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Home of Russian opposition activist and Magnitsky Justice campaigner Natalia Pelevina is raided in Moscow

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_82447040_82447039The Moscow home of Russian opposition activist Natalia Pelevina (pictured) was raided by police operatives and investigative committee detectives on April 17 2015.  Pelevina is an outspoken supporter of the Magnitsky Justice Campaign, who worked closely with murdered opposition leader Boris Nemtsov and current opposition leader Mikhail Kasyanov, seeking to have more names added to the US Magnitsky list. 

In a raid similar to the 2008 arrest of whistleblower lawyer Sergei Magnitsky, Russian officials stormed Pelevina’s apartment with a search warrant signed by Judge Artur Karpov, the same judge who refused lawsuits from the family of Sergei Magnitsky to appeal the decision not to investigate Magnitsky’s murder. 

According to Pelevina: “My phone was ripped out of my hand and I wasn’t allowed to call my lawyer.  [The search] went on for hours, anything technical was confiscated along with money, passports, and papers.”

Natalia Pelevina was then taken to the Russian Investigative Committee for interrogation, which was led by Major General of Justice Rustam Gabdullin.  She was interrogated for four hours, during which time she became a suspect accused of organizing and financing the Bolotnaya street riots of May 2012, under Article 212, part 1 of the Russian Constitution.

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“Needless to say none of it is true and I had nothing to do with the 6 May events, and wasn’t even in Bolotnaya that day,” said Pelevina.

Pelevina was due to fly to Washington DC this week, to join members of US Congress and prominent Russian activists in a symposium honouring the memory of Boris Nemtsov, who was gunned down outside the Kremlin in February this year.  Because her passport and money were seized, she is now unable to leave Moscow, and Bill Browder, leader of the Magnitsky Justice Campaign, will be taking her place on the panel. 

Bill Browder will also be testifying at a hearing on the Global Magnitsky Act at the House Committee on Foreign Affairs today. (29 April)  

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“Natalia Pelevina is a long-time friend of the Magnitsky Justice campaign, whose only ‘crime’ was to speak out against the repression and corruption of the Putin regime," said Bill Browder. “That she is now being persecuted for a crime she did not commit, as Sergei Magnitsky was, is clear and sinister evidence that the Putin regime is a police state, intent on stamping out the voices of dissidents.”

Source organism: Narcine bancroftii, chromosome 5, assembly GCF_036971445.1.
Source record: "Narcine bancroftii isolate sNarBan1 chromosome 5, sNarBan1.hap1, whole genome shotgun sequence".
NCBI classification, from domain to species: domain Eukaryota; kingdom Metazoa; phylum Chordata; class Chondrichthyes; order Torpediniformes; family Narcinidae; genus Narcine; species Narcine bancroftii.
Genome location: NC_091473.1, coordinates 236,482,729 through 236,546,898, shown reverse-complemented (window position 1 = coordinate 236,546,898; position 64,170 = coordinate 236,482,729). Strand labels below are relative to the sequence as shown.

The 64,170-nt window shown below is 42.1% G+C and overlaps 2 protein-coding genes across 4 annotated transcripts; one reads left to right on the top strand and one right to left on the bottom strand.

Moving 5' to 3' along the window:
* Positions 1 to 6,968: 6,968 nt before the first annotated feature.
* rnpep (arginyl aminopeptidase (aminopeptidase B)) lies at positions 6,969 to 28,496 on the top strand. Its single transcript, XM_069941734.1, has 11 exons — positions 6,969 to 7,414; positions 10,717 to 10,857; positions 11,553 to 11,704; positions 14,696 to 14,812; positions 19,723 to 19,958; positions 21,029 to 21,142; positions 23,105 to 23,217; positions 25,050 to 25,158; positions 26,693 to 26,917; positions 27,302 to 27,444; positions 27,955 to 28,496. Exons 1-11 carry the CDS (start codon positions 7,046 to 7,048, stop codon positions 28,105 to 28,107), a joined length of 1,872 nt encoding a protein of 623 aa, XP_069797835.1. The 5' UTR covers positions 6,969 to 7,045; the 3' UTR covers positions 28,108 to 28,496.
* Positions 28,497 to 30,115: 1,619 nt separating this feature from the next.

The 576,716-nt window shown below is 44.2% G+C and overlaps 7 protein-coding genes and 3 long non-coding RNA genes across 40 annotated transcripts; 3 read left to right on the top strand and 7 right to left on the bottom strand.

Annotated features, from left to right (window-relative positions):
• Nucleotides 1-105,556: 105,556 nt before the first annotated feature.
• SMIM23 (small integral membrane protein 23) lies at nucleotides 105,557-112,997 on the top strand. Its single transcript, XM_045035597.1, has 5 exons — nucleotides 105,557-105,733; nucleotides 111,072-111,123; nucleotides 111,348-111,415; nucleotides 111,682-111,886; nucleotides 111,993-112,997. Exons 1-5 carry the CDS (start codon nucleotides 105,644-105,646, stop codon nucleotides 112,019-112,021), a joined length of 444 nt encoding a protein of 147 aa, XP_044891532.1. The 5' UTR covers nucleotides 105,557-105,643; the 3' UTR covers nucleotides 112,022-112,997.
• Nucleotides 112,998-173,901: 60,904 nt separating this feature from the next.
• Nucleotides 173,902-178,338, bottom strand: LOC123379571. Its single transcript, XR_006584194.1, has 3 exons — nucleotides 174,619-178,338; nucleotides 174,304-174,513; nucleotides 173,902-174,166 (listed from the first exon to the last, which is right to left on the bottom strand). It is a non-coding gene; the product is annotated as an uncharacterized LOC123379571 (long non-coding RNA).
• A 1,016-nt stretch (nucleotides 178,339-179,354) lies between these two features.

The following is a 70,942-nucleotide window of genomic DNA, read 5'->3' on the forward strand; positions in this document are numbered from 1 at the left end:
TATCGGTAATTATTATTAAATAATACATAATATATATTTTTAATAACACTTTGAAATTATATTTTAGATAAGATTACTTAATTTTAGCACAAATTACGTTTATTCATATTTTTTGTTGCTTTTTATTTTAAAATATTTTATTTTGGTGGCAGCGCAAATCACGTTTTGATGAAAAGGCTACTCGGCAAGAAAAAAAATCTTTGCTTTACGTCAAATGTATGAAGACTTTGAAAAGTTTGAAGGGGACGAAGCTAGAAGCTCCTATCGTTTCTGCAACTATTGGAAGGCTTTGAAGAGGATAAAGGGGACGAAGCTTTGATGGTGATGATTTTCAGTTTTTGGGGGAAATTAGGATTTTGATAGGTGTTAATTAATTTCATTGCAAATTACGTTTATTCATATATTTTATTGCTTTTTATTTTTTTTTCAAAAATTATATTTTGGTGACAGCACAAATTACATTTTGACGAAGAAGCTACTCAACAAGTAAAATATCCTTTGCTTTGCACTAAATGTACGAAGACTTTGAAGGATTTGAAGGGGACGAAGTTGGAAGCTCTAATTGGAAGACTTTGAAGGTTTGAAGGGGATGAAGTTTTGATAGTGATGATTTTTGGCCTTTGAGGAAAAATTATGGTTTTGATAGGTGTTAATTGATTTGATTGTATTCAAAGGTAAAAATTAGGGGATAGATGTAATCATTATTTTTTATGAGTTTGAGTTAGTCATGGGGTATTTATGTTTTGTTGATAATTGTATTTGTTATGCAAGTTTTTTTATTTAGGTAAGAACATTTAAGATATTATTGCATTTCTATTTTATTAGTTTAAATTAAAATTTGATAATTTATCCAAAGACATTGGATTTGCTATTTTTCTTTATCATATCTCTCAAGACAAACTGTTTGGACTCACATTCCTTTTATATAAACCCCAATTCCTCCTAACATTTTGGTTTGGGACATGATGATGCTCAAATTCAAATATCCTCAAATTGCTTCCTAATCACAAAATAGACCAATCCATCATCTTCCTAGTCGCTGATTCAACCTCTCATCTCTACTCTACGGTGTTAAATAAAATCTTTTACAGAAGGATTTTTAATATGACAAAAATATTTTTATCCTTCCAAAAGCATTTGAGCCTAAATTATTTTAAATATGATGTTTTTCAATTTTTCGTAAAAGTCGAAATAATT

Judge Artur Karpov has a history of persecuting dissidents.  On 28 February 2014 he sanctioned the house arrest of Russian opposition leader Alexei Navalny, and he also sanctioned the 2012 arrests of Bolotnaya square activists

He is the same judge that refused a lawsuit from Magnitsky’s mother seeking to end the posthumous proceeding against her son in March 2013, and a lawsuit from Magnitsky’s colleague, Jamison Firestone in May 2013, seeking to compel the Russian Investigative Committee to investigate the tax officials who approved the fraudulent $230 million tax refund.  In 2011 he also refused the lawsuit from Magnitsky’s mother seeking to compel the Russian Investigative Committee to investigate the torture and murder of her son.

Sergei Magnitsky’s house was raided by Interior Ministry officials in 2008, after he uncovered a $230 million fraud committed by corrupt government officials and testified against those involved.  He was arrested during the raid, tortured in pre-trial detention for a year in an effort to get him to retract his testimony, and was eventually killed in prison in 2009.

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Economy

Issuance of green bonds will strengthen the international role of the euro

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Eurogroup ministers discussed the international role of the euro (15 February), following the publication of the European Commission's communication of (19 January), ‘The European economic and financial system: fostering strength and resilience’.

President of the Eurogroup, Paschal Donohoe said: “The aim is to reduce our dependence on other currencies, and to strengthen our autonomy in various situations. At the same time, increased international use of our currency also implies potential trade-offs, which we will continue to monitor. During the discussion, ministers emphasized the potential of green bond issuance to enhance the use of the euro by the markets while also contributing to achieving our climate transition objective.”

The Eurogroup has discussed the issue several times in recent years since the December 2018 Euro Summit. Klaus Regling, the managing director of the European Stability Mechanism said that overreliance on the dollar contained risks, giving Latin America and the Asian crisis of the 90s as examples. He also referred obliquely to “more recent episodes” where the dollar’s dominance meant that EU companies could not continue to work with Iran in the face of US sanctions. Regling believes that the international monetary system is slowly moving towards a multi-polar system where three or four currencies will be important, including the dollar, euro and renminbi.